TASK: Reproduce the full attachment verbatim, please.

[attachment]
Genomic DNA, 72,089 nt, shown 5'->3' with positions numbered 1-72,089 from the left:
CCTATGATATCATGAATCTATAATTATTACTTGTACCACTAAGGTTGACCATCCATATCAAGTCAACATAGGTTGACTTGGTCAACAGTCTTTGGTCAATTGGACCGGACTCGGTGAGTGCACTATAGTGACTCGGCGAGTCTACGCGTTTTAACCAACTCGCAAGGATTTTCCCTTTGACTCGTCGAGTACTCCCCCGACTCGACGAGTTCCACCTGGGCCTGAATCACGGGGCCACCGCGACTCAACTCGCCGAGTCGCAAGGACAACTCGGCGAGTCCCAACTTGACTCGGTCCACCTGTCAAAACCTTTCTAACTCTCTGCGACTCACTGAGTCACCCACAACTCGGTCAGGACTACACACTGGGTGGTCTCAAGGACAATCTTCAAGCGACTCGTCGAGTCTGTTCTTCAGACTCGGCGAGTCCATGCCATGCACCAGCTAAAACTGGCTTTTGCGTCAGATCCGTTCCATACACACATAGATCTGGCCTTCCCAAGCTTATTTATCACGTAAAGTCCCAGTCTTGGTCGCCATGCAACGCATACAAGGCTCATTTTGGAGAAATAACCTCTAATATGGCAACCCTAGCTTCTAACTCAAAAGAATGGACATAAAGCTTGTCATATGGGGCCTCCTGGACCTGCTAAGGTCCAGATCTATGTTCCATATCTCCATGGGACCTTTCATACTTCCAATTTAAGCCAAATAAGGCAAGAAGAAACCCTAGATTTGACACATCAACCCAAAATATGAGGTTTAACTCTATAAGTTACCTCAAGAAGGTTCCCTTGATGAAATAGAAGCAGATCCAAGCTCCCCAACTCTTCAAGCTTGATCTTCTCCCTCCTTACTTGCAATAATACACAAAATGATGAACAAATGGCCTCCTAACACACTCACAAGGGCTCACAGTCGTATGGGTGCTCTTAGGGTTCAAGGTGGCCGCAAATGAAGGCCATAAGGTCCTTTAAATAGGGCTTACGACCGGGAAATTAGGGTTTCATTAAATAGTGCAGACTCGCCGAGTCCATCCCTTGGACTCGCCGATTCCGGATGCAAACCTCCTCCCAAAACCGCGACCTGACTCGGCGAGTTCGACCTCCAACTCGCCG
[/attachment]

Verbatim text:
Genomic DNA, 72,089 nt, shown 5'->3' with positions numbered 1-72,089 from the left:
CCTATGATATCATGAATCTATAATTATTACTTGTACCACTAAGGTTGACCATCCATATCAAGTCAACATAGGTTGACTTGGTCAACAGTCTTTGGTCAATTGGACCGGACTCGGTGAGTGCACTATAGTGACTCGGCGAGTCTACGCGTTTTAACCAACTCGCAAGGATTTTCCCTTTGACTCGTCGAGTACTCCCCCGACTCGACGAGTTCCACCTGGGCCTGAATCACGGGGCCACCGCGACTCAACTCGCCGAGTCGCAAGGACAACTCGGCGAGTCCCAACTTGACTCGGTCCACCTGTCAAAACCTTTCTAACTCTCTGCGACTCACTGAGTCACCCACAACTCGGTCAGGACTACACACTGGGTGGTCTCAAGGACAATCTTCAAGCGACTCGTCGAGTCTGTTCTTCAGACTCGGCGAGTCCATGCCATGCACCAGCTAAAACTGGCTTTTGCGTCAGATCCGTTCCATACACACATAGATCTGGCCTTCCCAAGCTTATTTATCACGTAAAGTCCCAGTCTTGGTCGCCATGCAACGCATACAAGGCTCATTTTGGAGAAATAACCTCTAATATGGCAACCCTAGCTTCTAACTCAAAAGAATGGACATAAAGCTTGTCATATGGGGCCTCCTGGACCTGCTAAGGTCCAGATCTATGTTCCATATCTCCATGGGACCTTTCATACTTCCAATTTAAGCCAAATAAGGCAAGAAGAAACCCTAGATTTGACACATCAACCCAAAATATGAGGTTTAACTCTATAAGTTACCTCAAGAAGGTTCCCTTGATGAAATAGAAGCAGATCCAAGCTCCCCAACTCTTCAAGCTTGATCTTCTCCCTCCTTACTTGCAATAATACACAAAATGATGAACAAATGGCCTCCTAACACACTCACAAGGGCTCACAGTCGTATGGGTGCTCTTAGGGTTCAAGGTGGCCGCAAATGAAGGCCATAAGGTCCTTTAAATAGGGCTTACGACCGGGAAATTAGGGTTTCATTAAATAGTGCAGACTCGCCGAGTCCATCCCTTGGACTCGCCGATTCCGGATGCAAACCTCCTCCCAAAACCGCGACCTGACTCGGCGAGTTCGACCTCCAACTCGCCG